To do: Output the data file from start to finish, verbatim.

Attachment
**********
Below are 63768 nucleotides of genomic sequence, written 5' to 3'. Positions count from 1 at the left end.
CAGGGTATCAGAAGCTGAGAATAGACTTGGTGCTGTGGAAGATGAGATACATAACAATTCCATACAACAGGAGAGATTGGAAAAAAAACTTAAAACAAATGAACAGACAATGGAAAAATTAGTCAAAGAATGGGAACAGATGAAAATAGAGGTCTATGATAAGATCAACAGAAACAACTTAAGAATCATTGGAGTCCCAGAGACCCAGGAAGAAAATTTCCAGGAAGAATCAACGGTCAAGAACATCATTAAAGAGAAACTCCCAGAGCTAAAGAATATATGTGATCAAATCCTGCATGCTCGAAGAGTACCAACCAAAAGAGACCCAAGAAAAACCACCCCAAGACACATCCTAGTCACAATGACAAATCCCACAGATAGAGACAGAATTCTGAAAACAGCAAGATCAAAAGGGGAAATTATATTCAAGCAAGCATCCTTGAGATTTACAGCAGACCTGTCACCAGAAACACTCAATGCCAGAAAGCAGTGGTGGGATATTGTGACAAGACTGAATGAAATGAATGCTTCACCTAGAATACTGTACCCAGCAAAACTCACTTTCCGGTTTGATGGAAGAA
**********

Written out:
Below are 63768 nucleotides of genomic sequence, written 5' to 3'. Positions count from 1 at the left end.
CAGGGTATCAGAAGCTGAGAATAGACTTGGTGCTGTGGAAGATGAGATACATAACAATTCCATACAACAGGAGAGATTGGAAAAAAAACTTAAAACAAATGAACAGACAATGGAAAAATTAGTCAAAGAATGGGAACAGATGAAAATAGAGGTCTATGATAAGATCAACAGAAACAACTTAAGAATCATTGGAGTCCCAGAGACCCAGGAAGAAAATTTCCAGGAAGAATCAACGGTCAAGAACATCATTAAAGAGAAACTCCCAGAGCTAAAGAATATATGTGATCAAATCCTGCATGCTCGAAGAGTACCAACCAAAAGAGACCCAAGAAAAACCACCCCAAGACACATCCTAGTCACAATGACAAATCCCACAGATAGAGACAGAATTCTGAAAACAGCAAGATCAAAAGGGGAAATTATATTCAAGCAAGCATCCTTGAGATTTACAGCAGACCTGTCACCAGAAACACTCAATGCCAGAAAGCAGTGGTGGGATATTGTGACAAGACTGAATGAAATGAATGCTTCACCTAGAATACTGTACCCAGCAAAACTCACTTTCCGGTTTGATGGAAGAA